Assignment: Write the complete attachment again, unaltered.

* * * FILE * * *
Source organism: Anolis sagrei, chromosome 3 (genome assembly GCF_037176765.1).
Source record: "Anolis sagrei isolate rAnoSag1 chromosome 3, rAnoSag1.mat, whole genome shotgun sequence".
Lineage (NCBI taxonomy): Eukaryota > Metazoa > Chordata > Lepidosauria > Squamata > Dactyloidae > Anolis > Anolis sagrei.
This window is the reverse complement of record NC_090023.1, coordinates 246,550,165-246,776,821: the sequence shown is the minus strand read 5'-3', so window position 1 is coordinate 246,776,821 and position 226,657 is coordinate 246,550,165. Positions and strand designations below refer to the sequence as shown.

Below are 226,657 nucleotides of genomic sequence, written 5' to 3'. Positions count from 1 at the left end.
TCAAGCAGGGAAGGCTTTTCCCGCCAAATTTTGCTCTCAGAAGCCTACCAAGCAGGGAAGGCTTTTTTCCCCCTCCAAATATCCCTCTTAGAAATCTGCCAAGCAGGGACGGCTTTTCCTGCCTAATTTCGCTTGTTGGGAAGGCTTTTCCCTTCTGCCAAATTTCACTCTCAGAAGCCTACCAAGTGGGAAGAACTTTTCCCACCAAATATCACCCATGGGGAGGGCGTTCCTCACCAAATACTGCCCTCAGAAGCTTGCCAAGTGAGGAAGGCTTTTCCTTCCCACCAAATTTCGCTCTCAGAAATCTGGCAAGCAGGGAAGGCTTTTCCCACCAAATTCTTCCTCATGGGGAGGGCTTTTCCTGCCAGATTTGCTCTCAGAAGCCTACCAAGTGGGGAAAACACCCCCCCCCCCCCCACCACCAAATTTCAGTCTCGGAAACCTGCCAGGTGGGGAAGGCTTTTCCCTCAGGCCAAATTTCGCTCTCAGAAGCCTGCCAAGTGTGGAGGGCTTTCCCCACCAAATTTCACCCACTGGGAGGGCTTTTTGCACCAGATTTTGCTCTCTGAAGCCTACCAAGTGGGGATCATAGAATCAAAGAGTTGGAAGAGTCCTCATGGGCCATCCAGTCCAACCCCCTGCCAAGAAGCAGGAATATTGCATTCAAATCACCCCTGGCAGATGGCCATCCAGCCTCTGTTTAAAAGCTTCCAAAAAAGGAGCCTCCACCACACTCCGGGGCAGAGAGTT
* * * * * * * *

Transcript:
Source organism: Anolis sagrei, chromosome 3 (genome assembly GCF_037176765.1).
Source record: "Anolis sagrei isolate rAnoSag1 chromosome 3, rAnoSag1.mat, whole genome shotgun sequence".
Lineage (NCBI taxonomy): Eukaryota > Metazoa > Chordata > Lepidosauria > Squamata > Dactyloidae > Anolis > Anolis sagrei.
This window is the reverse complement of record NC_090023.1, coordinates 246,550,165-246,776,821: the sequence shown is the minus strand read 5'-3', so window position 1 is coordinate 246,776,821 and position 226,657 is coordinate 246,550,165. Positions and strand designations below refer to the sequence as shown.

Below are 226,657 nucleotides of genomic sequence, written 5' to 3'. Positions count from 1 at the left end.
TCAAGCAGGGAAGGCTTTTCCCGCCAAATTTTGCTCTCAGAAGCCTACCAAGCAGGGAAGGCTTTTTTCCCCCTCCAAATATCCCTCTTAGAAATCTGCCAAGCAGGGACGGCTTTTCCTGCCTAATTTCGCTTGTTGGGAAGGCTTTTCCCTTCTGCCAAATTTCACTCTCAGAAGCCTACCAAGTGGGAAGAACTTTTCCCACCAAATATCACCCATGGGGAGGGCGTTCCTCACCAAATACTGCCCTCAGAAGCTTGCCAAGTGAGGAAGGCTTTTCCTTCCCACCAAATTTCGCTCTCAGAAATCTGGCAAGCAGGGAAGGCTTTTCCCACCAAATTCTTCCTCATGGGGAGGGCTTTTCCTGCCAGATTTGCTCTCAGAAGCCTACCAAGTGGGGAAAACACCCCCCCCCCCCCCACCACCAAATTTCAGTCTCGGAAACCTGCCAGGTGGGGAAGGCTTTTCCCTCAGGCCAAATTTCGCTCTCAGAAGCCTGCCAAGTGTGGAGGGCTTTCCCCACCAAATTTCACCCACTGGGAGGGCTTTTTGCACCAGATTTTGCTCTCTGAAGCCTACCAAGTGGGGATCATAGAATCAAAGAGTTGGAAGAGTCCTCATGGGCCATCCAGTCCAACCCCCTGCCAAGAAGCAGGAATATTGCATTCAAATCACCCCTGGCAGATGGCCATCCAGCCTCTGTTTAAAAGCTTCCAAAAAAGGAGCCTCCACCACACTCCGGGGCAGAGAGTT